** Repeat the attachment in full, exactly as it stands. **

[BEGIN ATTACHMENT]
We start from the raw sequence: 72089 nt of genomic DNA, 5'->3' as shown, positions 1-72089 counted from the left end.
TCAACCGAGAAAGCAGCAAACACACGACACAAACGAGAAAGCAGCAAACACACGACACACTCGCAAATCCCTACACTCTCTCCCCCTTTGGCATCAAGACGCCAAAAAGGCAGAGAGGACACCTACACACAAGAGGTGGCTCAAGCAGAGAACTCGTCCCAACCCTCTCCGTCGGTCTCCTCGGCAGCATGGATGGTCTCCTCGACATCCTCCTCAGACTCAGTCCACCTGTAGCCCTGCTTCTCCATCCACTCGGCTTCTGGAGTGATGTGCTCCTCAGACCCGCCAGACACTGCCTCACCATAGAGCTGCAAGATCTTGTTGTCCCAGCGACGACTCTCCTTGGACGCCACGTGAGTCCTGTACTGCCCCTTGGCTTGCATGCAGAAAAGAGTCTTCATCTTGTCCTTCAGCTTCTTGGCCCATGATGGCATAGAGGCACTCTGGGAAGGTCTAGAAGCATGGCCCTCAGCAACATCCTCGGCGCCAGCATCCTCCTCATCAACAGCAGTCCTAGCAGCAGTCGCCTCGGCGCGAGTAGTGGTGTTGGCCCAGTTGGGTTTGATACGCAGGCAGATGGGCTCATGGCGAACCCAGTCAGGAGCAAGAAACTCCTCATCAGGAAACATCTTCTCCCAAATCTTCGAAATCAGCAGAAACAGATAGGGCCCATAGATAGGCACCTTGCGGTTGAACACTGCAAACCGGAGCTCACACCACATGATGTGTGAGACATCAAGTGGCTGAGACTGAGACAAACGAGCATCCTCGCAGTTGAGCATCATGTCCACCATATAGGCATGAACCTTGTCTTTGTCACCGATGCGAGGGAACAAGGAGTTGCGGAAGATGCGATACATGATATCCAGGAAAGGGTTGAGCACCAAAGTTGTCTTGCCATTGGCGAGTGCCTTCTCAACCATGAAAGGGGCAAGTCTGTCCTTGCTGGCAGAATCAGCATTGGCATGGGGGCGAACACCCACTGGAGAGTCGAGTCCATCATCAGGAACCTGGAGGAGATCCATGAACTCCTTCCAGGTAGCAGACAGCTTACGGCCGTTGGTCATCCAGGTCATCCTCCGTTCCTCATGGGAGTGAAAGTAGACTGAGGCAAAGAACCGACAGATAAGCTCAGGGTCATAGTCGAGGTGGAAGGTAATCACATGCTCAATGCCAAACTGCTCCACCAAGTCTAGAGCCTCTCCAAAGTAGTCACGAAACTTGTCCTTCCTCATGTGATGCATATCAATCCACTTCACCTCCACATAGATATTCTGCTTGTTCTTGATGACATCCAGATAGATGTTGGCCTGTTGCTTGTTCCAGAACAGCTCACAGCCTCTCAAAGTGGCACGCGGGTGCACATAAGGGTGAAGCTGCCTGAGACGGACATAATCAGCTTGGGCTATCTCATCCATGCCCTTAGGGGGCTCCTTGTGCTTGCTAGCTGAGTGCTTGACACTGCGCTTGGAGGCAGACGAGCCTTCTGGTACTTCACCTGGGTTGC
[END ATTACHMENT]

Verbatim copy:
We start from the raw sequence: 72089 nt of genomic DNA, 5'->3' as shown, positions 1-72089 counted from the left end.
TCAACCGAGAAAGCAGCAAACACACGACACAAACGAGAAAGCAGCAAACACACGACACACTCGCAAATCCCTACACTCTCTCCCCCTTTGGCATCAAGACGCCAAAAAGGCAGAGAGGACACCTACACACAAGAGGTGGCTCAAGCAGAGAACTCGTCCCAACCCTCTCCGTCGGTCTCCTCGGCAGCATGGATGGTCTCCTCGACATCCTCCTCAGACTCAGTCCACCTGTAGCCCTGCTTCTCCATCCACTCGGCTTCTGGAGTGATGTGCTCCTCAGACCCGCCAGACACTGCCTCACCATAGAGCTGCAAGATCTTGTTGTCCCAGCGACGACTCTCCTTGGACGCCACGTGAGTCCTGTACTGCCCCTTGGCTTGCATGCAGAAAAGAGTCTTCATCTTGTCCTTCAGCTTCTTGGCCCATGATGGCATAGAGGCACTCTGGGAAGGTCTAGAAGCATGGCCCTCAGCAACATCCTCGGCGCCAGCATCCTCCTCATCAACAGCAGTCCTAGCAGCAGTCGCCTCGGCGCGAGTAGTGGTGTTGGCCCAGTTGGGTTTGATACGCAGGCAGATGGGCTCATGGCGAACCCAGTCAGGAGCAAGAAACTCCTCATCAGGAAACATCTTCTCCCAAATCTTCGAAATCAGCAGAAACAGATAGGGCCCATAGATAGGCACCTTGCGGTTGAACACTGCAAACCGGAGCTCACACCACATGATGTGTGAGACATCAAGTGGCTGAGACTGAGACAAACGAGCATCCTCGCAGTTGAGCATCATGTCCACCATATAGGCATGAACCTTGTCTTTGTCACCGATGCGAGGGAACAAGGAGTTGCGGAAGATGCGATACATGATATCCAGGAAAGGGTTGAGCACCAAAGTTGTCTTGCCATTGGCGAGTGCCTTCTCAACCATGAAAGGGGCAAGTCTGTCCTTGCTGGCAGAATCAGCATTGGCATGGGGGCGAACACCCACTGGAGAGTCGAGTCCATCATCAGGAACCTGGAGGAGATCCATGAACTCCTTCCAGGTAGCAGACAGCTTACGGCCGTTGGTCATCCAGGTCATCCTCCGTTCCTCATGGGAGTGAAAGTAGACTGAGGCAAAGAACCGACAGATAAGCTCAGGGTCATAGTCGAGGTGGAAGGTAATCACATGCTCAATGCCAAACTGCTCCACCAAGTCTAGAGCCTCTCCAAAGTAGTCACGAAACTTGTCCTTCCTCATGTGATGCATATCAATCCACTTCACCTCCACATAGATATTCTGCTTGTTCTTGATGACATCCAGATAGATGTTGGCCTGTTGCTTGTTCCAGAACAGCTCACAGCCTCTCAAAGTGGCACGCGGGTGCACATAAGGGTGAAGCTGCCTGAGACGGACATAATCAGCTTGGGCTATCTCATCCATGCCCTTAGGGGGCTCCTTGTGCTTGCTAGCTGAGTGCTTGACACTGCGCTTGGAGGCAGACGAGCCTTCTGGTACTTCACCTGGGTTGC